Prague, 19 September 2001 (RFE/RL) -- NATO today received an official request from Macedonian President Boris Trajkovski for a new mission after the completion of "Operation Essential Harvest" on 26 September.
NATO's current mission, comprised of 4,500 soldiers, is aimed at collecting an arsenal of 3,300 weapons from ethnic-Albanian militants.
In exchange, a Western-brokered peace plan calls for the Macedonian parliament to approve some 30 constitutional amendments that give greater political and language rights to ethnic Albanian citizens. Macedonia's police forces also are to include more ethnic Albanian officers.
Mark Laity, NATO's spokesman in Skopje, told RFE/RL today: "[Macedonia] sent a letter to NATO this morning in which they said, in effect, that they wanted [and] they were prepared to support a light NATO presence in the country after 'Operation Essential Harvest,' [in order] to provide additional contributions to the security of monitors. And they've asked whether NATO would accept such a mission. The North Atlantic Council is discussing it now."
Laity also confirmed that ethnic-Albanian militants have agreed to start tomorrow with the third and final phase of handing over their weapons to NATO. That development comes despite the fact that the Macedonian parliament has not yet met its promises in the multiphase peace process.
"With the [end of the 'Operation Essential Harvest'] 30-day mandate coming up, we've obviously discussed with them when they are prepared to start handing in weapons [in the final phase of the operation]. And they've indicated that there will be a weapons collection tomorrow. Thus far, the statements they've made about when and where they will hand over weapons, they've lived up to. So obviously, we are pleased. The voluntary collection of weapons is an important step in the overall process of ending the crisis in Macedonia. And the fact that they are now prepared to move into the third and final stage is obviously very encouraging for us because it means we'll get our job done on time and get home."
NATO ambassadors are widely expected to approve Trajkovski's request for a new NATO mission to follow the decommissioning operation. What remains to be determined is the exact size of the new NATO task force, the length of its mandate and the specific powers the troops will have.
Yves Brodeur, a spokesman for NATO Secretary-General Lord George Robertson, says those details will be resolved through a series of meetings between alliance officials, authorities in Skopje and, in particular, the Organization for Security and Cooperation in Europe and the European Union -- both of which will send monitoring teams to Macedonia.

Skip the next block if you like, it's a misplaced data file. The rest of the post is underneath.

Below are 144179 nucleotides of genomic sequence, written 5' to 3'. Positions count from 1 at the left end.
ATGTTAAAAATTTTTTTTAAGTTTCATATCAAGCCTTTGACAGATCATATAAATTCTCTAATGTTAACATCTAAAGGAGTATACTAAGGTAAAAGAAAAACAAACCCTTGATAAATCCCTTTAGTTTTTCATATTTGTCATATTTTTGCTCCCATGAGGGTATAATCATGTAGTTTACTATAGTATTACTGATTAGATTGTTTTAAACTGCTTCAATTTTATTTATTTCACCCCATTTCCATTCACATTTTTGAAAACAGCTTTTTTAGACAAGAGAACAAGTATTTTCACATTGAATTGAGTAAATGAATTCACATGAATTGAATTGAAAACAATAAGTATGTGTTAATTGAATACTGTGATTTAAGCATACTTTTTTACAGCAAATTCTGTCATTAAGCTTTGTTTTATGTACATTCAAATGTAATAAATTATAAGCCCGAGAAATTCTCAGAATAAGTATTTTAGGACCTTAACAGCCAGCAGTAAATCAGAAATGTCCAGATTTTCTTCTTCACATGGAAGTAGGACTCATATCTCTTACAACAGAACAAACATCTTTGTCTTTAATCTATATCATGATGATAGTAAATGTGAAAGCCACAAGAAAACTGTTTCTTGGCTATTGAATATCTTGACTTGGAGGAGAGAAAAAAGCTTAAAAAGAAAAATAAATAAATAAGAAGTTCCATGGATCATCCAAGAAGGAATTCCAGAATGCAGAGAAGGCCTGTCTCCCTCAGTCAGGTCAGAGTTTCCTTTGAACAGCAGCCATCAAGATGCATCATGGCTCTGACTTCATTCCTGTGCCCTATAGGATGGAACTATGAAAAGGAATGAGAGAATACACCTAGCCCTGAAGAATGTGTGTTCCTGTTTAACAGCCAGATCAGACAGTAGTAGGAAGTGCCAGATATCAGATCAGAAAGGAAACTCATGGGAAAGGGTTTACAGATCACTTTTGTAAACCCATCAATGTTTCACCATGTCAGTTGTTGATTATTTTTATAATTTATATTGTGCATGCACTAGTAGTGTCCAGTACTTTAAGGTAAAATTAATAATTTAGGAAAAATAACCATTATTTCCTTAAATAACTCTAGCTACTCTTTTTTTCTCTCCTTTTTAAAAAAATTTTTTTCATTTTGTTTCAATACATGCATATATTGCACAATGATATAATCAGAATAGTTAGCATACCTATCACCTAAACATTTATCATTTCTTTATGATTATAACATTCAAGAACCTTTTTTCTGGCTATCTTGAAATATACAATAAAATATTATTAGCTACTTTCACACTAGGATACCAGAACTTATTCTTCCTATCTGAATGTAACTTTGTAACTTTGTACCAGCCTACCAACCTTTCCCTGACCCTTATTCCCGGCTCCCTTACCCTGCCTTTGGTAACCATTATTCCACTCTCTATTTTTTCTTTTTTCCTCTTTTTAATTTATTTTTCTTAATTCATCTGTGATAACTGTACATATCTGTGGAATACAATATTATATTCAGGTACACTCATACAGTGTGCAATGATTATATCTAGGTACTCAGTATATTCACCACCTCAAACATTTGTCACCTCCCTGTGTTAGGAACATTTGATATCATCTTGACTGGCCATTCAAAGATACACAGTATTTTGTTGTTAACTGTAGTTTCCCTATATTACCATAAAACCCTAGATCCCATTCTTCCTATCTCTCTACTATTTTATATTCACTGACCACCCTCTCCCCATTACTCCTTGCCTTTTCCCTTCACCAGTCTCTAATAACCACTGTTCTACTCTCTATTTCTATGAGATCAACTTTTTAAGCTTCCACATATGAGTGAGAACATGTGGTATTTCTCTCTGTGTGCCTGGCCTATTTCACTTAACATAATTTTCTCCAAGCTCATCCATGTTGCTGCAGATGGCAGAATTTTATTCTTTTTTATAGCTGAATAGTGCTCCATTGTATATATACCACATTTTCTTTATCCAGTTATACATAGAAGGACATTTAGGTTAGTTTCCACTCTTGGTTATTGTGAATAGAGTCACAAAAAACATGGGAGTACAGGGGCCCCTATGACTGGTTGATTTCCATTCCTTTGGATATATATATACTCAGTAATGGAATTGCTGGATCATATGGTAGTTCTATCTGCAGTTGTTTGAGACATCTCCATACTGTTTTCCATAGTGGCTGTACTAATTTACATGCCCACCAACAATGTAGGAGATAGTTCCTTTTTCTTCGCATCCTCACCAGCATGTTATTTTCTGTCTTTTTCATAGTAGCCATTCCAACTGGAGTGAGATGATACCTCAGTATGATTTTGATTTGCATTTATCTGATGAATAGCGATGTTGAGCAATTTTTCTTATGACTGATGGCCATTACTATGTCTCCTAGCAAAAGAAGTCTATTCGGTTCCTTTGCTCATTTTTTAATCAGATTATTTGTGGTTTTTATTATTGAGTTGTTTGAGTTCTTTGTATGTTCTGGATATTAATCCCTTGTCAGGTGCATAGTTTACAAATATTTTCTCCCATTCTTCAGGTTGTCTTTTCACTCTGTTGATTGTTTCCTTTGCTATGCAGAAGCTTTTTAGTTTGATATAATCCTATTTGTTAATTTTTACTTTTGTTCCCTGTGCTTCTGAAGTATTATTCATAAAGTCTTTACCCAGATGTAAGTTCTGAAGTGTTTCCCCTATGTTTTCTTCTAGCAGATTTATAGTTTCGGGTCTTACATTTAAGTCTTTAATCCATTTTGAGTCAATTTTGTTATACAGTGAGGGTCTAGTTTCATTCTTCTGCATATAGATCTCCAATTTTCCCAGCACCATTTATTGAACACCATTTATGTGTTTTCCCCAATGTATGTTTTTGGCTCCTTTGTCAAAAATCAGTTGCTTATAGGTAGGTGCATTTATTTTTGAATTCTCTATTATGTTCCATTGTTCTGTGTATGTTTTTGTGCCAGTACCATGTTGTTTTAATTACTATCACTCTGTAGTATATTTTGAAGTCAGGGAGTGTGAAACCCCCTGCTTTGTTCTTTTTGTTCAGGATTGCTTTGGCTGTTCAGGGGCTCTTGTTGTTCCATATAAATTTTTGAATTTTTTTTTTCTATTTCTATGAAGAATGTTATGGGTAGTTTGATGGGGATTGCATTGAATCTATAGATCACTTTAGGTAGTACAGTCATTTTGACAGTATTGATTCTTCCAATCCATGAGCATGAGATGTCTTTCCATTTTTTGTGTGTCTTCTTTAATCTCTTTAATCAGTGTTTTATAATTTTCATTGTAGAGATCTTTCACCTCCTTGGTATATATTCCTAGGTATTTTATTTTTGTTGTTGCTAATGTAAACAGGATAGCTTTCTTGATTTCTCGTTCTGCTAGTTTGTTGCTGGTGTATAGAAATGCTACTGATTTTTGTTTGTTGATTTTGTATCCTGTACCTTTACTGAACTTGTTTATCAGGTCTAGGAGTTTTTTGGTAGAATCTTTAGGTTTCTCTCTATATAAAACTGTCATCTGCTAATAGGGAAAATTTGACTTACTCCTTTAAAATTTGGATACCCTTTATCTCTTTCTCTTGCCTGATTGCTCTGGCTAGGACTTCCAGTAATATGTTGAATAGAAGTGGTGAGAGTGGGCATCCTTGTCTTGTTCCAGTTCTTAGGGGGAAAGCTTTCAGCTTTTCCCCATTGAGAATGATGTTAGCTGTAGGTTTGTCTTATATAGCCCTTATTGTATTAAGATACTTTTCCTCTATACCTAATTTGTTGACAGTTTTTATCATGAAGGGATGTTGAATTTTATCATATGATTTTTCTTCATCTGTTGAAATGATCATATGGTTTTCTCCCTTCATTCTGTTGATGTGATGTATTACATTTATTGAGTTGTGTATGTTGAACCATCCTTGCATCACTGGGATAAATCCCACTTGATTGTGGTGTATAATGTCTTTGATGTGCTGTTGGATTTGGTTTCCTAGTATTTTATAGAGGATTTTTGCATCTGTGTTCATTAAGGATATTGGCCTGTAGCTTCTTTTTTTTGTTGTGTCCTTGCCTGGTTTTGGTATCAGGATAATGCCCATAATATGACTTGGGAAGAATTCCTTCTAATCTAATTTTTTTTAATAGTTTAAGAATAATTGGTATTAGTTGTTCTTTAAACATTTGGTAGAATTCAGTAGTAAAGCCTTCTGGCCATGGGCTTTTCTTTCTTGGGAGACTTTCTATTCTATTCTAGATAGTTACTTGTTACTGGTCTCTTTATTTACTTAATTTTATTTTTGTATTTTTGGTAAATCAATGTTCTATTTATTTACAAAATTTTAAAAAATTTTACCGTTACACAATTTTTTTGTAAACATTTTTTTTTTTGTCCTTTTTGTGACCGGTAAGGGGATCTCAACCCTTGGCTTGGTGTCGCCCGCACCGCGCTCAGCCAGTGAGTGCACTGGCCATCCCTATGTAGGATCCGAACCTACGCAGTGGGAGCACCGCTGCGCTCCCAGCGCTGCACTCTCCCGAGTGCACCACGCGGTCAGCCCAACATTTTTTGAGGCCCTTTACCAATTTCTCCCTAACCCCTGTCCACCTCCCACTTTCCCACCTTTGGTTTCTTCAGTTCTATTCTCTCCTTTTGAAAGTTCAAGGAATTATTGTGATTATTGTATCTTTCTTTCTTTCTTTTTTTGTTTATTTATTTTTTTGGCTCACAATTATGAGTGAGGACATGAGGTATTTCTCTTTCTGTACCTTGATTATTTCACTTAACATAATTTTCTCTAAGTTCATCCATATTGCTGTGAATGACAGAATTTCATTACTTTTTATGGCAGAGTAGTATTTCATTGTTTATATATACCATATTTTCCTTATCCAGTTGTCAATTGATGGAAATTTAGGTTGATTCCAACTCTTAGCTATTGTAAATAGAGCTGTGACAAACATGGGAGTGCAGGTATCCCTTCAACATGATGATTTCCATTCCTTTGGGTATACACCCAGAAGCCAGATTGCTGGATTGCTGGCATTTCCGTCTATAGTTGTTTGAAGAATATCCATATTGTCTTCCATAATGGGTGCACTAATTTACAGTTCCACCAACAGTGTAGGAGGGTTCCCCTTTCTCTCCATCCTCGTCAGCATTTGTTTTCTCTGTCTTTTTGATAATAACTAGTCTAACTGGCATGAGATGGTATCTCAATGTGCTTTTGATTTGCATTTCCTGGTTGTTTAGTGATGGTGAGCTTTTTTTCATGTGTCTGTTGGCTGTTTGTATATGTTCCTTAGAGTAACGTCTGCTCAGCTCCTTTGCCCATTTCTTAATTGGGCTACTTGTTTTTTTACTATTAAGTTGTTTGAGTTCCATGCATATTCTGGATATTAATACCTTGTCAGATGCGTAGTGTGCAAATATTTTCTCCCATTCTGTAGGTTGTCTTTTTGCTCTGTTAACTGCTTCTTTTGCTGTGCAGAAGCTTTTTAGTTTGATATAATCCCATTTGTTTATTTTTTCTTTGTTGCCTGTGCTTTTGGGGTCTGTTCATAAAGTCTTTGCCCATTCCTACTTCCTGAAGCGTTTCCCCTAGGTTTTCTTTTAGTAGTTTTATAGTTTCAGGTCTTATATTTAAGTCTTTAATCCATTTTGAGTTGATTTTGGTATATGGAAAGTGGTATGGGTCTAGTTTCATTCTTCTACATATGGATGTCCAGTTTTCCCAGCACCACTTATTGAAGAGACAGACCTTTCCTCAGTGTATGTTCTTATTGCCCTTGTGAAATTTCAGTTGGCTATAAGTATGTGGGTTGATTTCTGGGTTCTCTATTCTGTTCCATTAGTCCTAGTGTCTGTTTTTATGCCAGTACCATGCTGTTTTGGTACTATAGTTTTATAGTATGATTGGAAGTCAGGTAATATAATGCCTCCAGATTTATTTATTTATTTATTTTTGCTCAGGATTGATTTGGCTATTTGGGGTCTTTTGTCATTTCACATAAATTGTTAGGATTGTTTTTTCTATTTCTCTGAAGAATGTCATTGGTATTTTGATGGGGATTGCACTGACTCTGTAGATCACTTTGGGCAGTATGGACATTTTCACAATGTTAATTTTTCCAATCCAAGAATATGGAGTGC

In an interview with RFE/RL, Brodeur said NATO's North Atlantic Council instructed the alliance's military planners today to explore the possible options for NATO troops.
BRODEUR: "Just before the [North Atlantic] Council started this morning at 10:15, we received a letter from [Macedonian] President [Boris] Trajkovski."
RFE/RL: Did the North Atlantic Council discuss it today, and was anything resolved?
BRODEUR: "Well, simply, the NATO council took note of that letter, which actually essentially expresses gratitude to the alliance for its effort in finding a way out of the current crisis, but also, the letter says essentially that the Republic of Macedonia is prepared to support a light NATO presence in the country. And that is, of course, in the context of a monitoring mission and is asking if NATO would be prepared to accept such a mission. The council this morning took [note] of this letter, because as I said, it just came through as we were about to start [our weekly North Atlantic Council] meeting. What will happen now -- the council has instructed the military planners to start looking at options, or concepts of operations, as to what exactly we can possibly do in response to that request."
RFE/RL: So will there be consultations with Skopje on that?
BRODEUR: "There must be consultations with Skopje. And not only with Skopje, but also with the Organization for Security and Cooperation in Europe and the European Union because, again, this NATO presence would take place in the context of a monitoring mission. In other words, whatever we do will be tailored to the needs of such a monitoring mission."
RFE/RL: Any idea on the size of the NATO mission?
BRODEUR: "No, really, again, we have to see first of all what are the requirements of the monitors. So the first order of business will be to get a specific idea of how big that monitoring mission will be, and then to adjust according to the size of that mission."
RFE/RL: It's been suggested by Macedonian authorities that about 200 NATO troops should be involved on the ground in crisis areas to protect the monitors. How many troops do you estimate would be needed for the support and logistics of such a mission?
BRODEUR: "That's a question for a military expert, which I am not. So I hesitate to give you any number because I don't think that would make much sense."
RFE/RL: There have been reports quoting Western diplomats that the mission could be as large as 1,000 troops in total. Can you make any comment on that?
BRODEUR: "Number games. I mean, I'm not going to start imagining how many there could be. What I'm saying is that we will tailor this mission in accordance with the needs expressed by the monitors and others -- in other words, to guarantee the safety of the monitors. So we will see how big this mission is based on that, and then we will take the appropriate measures."